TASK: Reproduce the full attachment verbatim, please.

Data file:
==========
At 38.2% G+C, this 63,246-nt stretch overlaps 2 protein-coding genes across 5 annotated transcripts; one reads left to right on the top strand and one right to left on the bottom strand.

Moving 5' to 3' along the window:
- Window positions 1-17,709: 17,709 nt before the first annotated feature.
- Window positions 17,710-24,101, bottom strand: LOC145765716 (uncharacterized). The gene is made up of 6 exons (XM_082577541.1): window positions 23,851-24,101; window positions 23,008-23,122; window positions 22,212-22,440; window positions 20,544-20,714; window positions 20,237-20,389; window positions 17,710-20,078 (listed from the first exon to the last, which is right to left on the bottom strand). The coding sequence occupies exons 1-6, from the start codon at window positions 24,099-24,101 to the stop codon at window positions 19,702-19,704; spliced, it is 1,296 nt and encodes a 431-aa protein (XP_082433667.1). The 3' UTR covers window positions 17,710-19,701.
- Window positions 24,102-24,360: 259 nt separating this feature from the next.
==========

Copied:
At 38.2% G+C, this 63,246-nt stretch overlaps 2 protein-coding genes across 5 annotated transcripts; one reads left to right on the top strand and one right to left on the bottom strand.

Moving 5' to 3' along the window:
- Window positions 1-17,709: 17,709 nt before the first annotated feature.
- Window positions 17,710-24,101, bottom strand: LOC145765716 (uncharacterized). The gene is made up of 6 exons (XM_082577541.1): window positions 23,851-24,101; window positions 23,008-23,122; window positions 22,212-22,440; window positions 20,544-20,714; window positions 20,237-20,389; window positions 17,710-20,078 (listed from the first exon to the last, which is right to left on the bottom strand). The coding sequence occupies exons 1-6, from the start codon at window positions 24,099-24,101 to the stop codon at window positions 19,702-19,704; spliced, it is 1,296 nt and encodes a 431-aa protein (XP_082433667.1). The 3' UTR covers window positions 17,710-19,701.
- Window positions 24,102-24,360: 259 nt separating this feature from the next.